Bloomberg, 4 April
Richard Vines visits 10 London restaurants which offer style and value for money
London streets are filled with so many bad eateries aimed at tourists, you begin to think the UK’s gastronomic revolution is more froth than substance. Here is a Top 10 list of fashionable venues that combine quality and creativity with generally affordable prices. Barrafina: Visiting a tapas bar may not be high on your to- do list in London, and it’s fair enough if you skip Barrafina. Still, if you see the crowds here, you may be tempted to get in line and try the fine Spanish produce and expertly prepared dishes. You’re likely to face a long wait, unless (like me) you are happy to eat at 5 p.m. Call it a late lunch or an early dinner, it’s the one time when most of the 23 seats at the counter are free. No reservations.
10 top London restaurants – reviews in full >>
Evening Standard, 8 April
Fay Maschler visits Chelsea Bar, 459 King’s Road, London SW10
In the High and Far-Off Times O Best Beloved, there were restaurants like Parkes in Beauchamp Place. There, in the 1960s, Ray Parkes attracted the slebs and royals of the day with dishes on a five-course fixed-price menu with names like Utter Bliss, Ugly Ugly Duckling, Sweet Sweet Mystery and Chocolate Sludge. The food was plated in the kitchen — a practice cleverly pre-empting nouvelle cuisine — and assemblies arrived gaily decorated with flowers, some of them, towards the end of the evening, becoming a bit limp and gravy-stained. The storeroom at Parkes was filled with hundreds of cans of soup. Cream of chicken with the bits strained out contributed to a sauce vichyssoise, which, when sufficiently chilled and garnished, could damp down its origins, and beef consommé bolstered a meat glaze. However, the main ingredients were carefully, if expensively, bought. Nearby Harrods proved a godsend.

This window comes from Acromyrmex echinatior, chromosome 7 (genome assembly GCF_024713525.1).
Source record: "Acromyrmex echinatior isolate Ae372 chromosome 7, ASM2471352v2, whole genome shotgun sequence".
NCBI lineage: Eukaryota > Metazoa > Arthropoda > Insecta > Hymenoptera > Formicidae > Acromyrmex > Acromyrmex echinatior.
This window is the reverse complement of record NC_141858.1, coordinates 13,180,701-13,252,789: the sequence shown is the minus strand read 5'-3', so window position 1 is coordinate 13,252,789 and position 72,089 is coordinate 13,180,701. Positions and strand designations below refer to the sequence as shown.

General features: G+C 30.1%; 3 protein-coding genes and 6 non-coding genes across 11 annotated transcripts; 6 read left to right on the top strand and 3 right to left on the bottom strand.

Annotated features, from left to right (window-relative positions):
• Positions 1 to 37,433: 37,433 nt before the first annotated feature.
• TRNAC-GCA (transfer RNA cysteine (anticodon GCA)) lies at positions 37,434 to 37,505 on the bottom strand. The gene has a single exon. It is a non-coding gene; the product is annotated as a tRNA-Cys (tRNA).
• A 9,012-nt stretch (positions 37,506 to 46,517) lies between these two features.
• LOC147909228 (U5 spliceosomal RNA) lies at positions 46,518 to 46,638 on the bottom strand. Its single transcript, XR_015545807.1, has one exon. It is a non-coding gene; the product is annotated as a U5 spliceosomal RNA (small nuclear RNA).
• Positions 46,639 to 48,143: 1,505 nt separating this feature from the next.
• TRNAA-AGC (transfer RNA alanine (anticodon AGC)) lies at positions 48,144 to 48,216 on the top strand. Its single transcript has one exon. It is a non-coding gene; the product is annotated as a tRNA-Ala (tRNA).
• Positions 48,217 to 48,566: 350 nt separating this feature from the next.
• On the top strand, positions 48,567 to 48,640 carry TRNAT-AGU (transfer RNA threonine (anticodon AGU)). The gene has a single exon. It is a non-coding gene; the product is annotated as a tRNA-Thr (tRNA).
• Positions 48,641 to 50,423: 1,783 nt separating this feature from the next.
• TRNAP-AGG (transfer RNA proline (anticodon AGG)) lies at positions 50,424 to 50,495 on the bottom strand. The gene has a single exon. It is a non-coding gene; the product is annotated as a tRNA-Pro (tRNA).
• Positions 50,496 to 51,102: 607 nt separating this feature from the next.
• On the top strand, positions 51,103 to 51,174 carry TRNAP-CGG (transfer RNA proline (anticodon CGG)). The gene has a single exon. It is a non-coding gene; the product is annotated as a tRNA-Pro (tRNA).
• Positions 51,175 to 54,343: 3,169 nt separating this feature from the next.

Chelsea Bar – review in full >>
Metro, 7 April
Marina O’Loughlin visits Bocca di Lupo, 12 Archer Street, London W1
Since it opened, I’ve been to Bocca di Lupo four times. In like Flynn the moment it launched, me, the bloggers and the foodie spods, all properly delighted by the chic space and intriguing menu. And then back simply because I like it so much. Between then and now, it has become a critical rave. A table is currently about as easy to find as a non-delusional Apprentice contender. And like the equally acclaimed Terroirs, it has suffered as a consequence. Prices have crept up, service is strained, some dishes seem a little slapdash. So I’ve had time to cut a swathe through the regularly changing menu. And while I’ve had some terrific dishes, I’ve had some duffers, too. For every gorgeous, fat, shiny sausage, straining at the seams from its filling of rough-ground pork and foie gras, served on earthy, nutty farro and porcini, there are blowsy malfatti (‘badly formed’ ricotta dumplings), lacking any flavour other than the overwhelming clout of spinach.
Bocca di Lupo – review in full >>
Time Out, 9 April
Charmaine Mok visits Ba Shan, 24 Romilly Street, London W1
It arrived by stealth, but created a tempest of interest. Ba Shan is the third opening by the same team who launched Sichuanese and northern Chinese cuisine into the spotlight, first via Bar Shu (currently closed for a refurb), then Baozi Inn – already two of the top spots for Chinese food in London. The black-painted frontage offers no insight into the exquisite food and impossibly cheery service. Our waitresses explained each dish beautifully, with an excitement that can only come from having full confidence in the kitchen’s abilities. The several rooms of this multi-floored restaurant are small and tightly spaced, and the wooden screens and exposed grey bricks evoke the feel of an old-style tea house. There’s a sense of familiarity about the folksy interior, but apart from the design, Ba Shan is not a mere carbon copy of its predecessors.
Ba Shan – review in full >>
By Janet Harmer
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